גְּמָ׳ אִיתְּמַר אָמַר רַבָּה אָמַר רַב הוּנָא מִקְרָא מָלֵא דִּבֵּר הַכָּתוּב לֹא יִטַּמָּא כְּשֶׁהוּא אוֹמֵר לֹא יָבֹא לְהַזְהִירוֹ עַל הַטּוּמְאָה לְהַזְהִירוֹ עַל הַבִּיאָה אֲבָל טוּמְאָה וְטוּמְאָה לֹא GEMARA: A dispute among amora’im was stated. Rabba said that Rav Huna said: The Torah stated a halakha involving a nazirite in a categorical verse: “He shall not become impure for his father, or for his mother, for his brother, or for his sister, when they die” (Numbers 6:7). This includes all manners of contracting impurity imparted by a corpse, whether ritual impurity imparted by contact, by carrying, or in a tent, i.e., a corpse under the same roof. When the Torah states: “He shall not come near to a dead body” (Numbers 6:6), it serves to warn him with regard to contracting impurity from a corpse in any manner, as above, and to warn him with regard to entering an enclosure with a corpse, which is a unique prohibition applicable to a nazirite that is added by the phrase “He shall not come near to a dead body,” and he is liable separately for each. However, with regard to one contracting impurity from a corpse and again contracting impurity from a corpse, the verse does not warn him, and he is liable to receive only one set of lashes.
וְרַב יוֹסֵף אָמַר הָאֱלֹהִים אָמַר רַב הוּנָא אֲפִילּוּ טוּמְאָה וְטוּמְאָה דְּאָמַר רַב הוּנָא נָזִיר שֶׁהָיָה עוֹמֵד בְּבֵית הַקְּבָרוֹת וְהוֹשִׁיטוּ לוֹ מֵתוֹ וּמֵת אַחֵר וְנָגַע בּוֹ חַיָּיב אַמַּאי הָא מִיטַּמֵּא וְקָאֵים אֶלָּא לָאו שְׁמַע מִינַּהּ אָמַר רַב הוּנָא אֲפִילּוּ טוּמְאָה וְטוּמְאָה And Rav Yosef says in the form of an oath: By God! Rav Huna actually says that he is separately liable even for contracting impurity from a corpse and again contracting impurity from a corpse, not only if he entered an enclosure with a corpse. As Rav Huna says: With regard to a nazirite who was standing in a cemetery, who is already ritually impure, and they extended his corpse, i.e., the corpse of his relative, to him, and similarly if they extended a different corpse to him and he touched it, he is liable. But why is he liable; he has already become impure and is standing in his state of impurity? Rather, isn’t it correct to conclude from this that Rav Huna said he is separately liable even for contracting impurity from a corpse and again contracting impurity from a corpse?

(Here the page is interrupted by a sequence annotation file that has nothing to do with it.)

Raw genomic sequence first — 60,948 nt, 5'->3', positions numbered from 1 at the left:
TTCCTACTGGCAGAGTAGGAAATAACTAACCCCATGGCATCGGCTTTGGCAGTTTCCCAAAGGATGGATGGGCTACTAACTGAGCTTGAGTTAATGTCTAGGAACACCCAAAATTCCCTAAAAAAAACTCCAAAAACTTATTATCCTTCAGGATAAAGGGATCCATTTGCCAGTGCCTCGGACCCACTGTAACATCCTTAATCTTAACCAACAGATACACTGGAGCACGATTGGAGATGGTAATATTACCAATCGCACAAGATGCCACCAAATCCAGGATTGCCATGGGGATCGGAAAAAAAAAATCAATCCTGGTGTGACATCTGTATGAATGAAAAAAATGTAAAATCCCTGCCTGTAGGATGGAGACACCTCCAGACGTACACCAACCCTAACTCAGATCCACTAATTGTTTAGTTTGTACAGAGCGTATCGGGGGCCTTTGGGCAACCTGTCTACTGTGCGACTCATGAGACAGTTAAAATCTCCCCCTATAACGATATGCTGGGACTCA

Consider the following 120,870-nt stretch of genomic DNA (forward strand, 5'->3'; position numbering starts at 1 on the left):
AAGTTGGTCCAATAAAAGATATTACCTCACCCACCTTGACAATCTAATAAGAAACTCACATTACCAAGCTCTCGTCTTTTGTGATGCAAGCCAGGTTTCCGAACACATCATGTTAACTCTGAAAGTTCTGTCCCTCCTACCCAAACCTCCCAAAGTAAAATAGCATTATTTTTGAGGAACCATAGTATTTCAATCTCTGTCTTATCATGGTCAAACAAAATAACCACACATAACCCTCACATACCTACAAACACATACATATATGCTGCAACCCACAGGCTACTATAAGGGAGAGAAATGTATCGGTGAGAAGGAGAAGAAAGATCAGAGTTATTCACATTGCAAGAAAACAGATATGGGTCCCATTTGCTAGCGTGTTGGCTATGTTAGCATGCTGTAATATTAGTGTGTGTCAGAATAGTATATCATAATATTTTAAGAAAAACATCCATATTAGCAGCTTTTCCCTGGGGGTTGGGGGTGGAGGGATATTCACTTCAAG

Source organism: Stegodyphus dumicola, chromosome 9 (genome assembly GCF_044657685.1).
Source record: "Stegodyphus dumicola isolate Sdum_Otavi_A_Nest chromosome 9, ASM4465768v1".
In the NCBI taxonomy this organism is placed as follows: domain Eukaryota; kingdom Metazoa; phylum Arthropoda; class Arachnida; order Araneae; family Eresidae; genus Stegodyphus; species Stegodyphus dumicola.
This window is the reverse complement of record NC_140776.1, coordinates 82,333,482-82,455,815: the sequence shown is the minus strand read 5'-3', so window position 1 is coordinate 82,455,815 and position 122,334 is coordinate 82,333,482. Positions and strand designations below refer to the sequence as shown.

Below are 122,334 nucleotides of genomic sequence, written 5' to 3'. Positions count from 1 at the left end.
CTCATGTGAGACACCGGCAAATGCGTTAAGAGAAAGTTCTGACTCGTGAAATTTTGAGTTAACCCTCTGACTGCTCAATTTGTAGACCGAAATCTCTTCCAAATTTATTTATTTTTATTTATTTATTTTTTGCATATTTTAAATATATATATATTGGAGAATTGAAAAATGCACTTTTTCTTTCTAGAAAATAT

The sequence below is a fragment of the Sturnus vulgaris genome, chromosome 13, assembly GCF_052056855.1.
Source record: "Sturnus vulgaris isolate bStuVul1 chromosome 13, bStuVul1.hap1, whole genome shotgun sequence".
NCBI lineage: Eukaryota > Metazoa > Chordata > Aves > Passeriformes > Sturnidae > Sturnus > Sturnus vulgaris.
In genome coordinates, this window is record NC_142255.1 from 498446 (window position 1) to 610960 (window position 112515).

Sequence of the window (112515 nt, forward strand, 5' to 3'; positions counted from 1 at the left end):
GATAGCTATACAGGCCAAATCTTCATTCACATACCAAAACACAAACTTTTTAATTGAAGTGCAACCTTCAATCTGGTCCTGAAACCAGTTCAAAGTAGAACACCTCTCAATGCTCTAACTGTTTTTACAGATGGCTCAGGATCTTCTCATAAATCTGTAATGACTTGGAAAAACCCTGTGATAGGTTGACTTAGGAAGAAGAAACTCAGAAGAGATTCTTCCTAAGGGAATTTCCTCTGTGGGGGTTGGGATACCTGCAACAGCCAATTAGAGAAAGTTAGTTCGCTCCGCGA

אֵיתִיבֵיהּ אַבָּיֵי כֹּהֵן שֶׁהָיָה לוֹ מֵת מוּנָּח עַל כְּתֵיפוֹ וְהוֹשִׁיטוּ לוֹ מֵתוֹ וּמֵת אַחֵר וְנָגַע בּוֹ יָכוֹל יְהֵא חַיָּיב תַּלְמוּד לוֹמַר וְלֹא יְחַלֵּל בְּמִי שֶׁאֵינוֹ מְחוּלָּל יָצָא זֶה שֶׁהוּא מְחוּלָּל וְעוֹמֵד Abaye raised an objection to Rav Yosef from a baraita: With regard to a priest who had a corpse placed on his shoulder, and they extended his corpse, i.e., the corpse of his relative, to him, and similarly if they extended a different corpse to him and he touched it, one might have thought that he should be liable even for this contact. Therefore, the verse states, with regard to the prohibition against a High Priest becoming impure: “And he shall not profane the Sanctuary of his God” (Leviticus 21:12). This teaches that the prohibition of impurity applies to one who is not yet profaned, excluding this one who is already profaned and standing in that state of ritual impurity.
אֲמַר לֵיהּ וְתִיקְשֵׁי לָךְ מַתְנִיתִין דִּתְנַן הָיָה מִיטַּמֵּא לְמֵתִים כׇּל הַיּוֹם אֵינוֹ חַיָּיב אֶלָּא אַחַת אָמְרוּ לוֹ אַל תִּטַּמֵּא אַל תִּטַּמֵּא חַיָּיב עַל כׇּל אַחַת וְאַחַת וְאַמַּאי הָא מִיטַּמֵּא וְקָאֵים Rav Yosef said to him: But if, as you claim, one is not liable for contracting one impurity after another, the mishna should pose a difficulty for you. As we learned in the mishna: If a nazirite became ritually impure from corpses many times all day, he is liable to receive only one set of lashes. If they said to him: Do not become impure, do not become impure, and he continues to become impure, he is liable for each and every time he was warned. But why should this be so? He has already become impure and is standing in his state of impurity.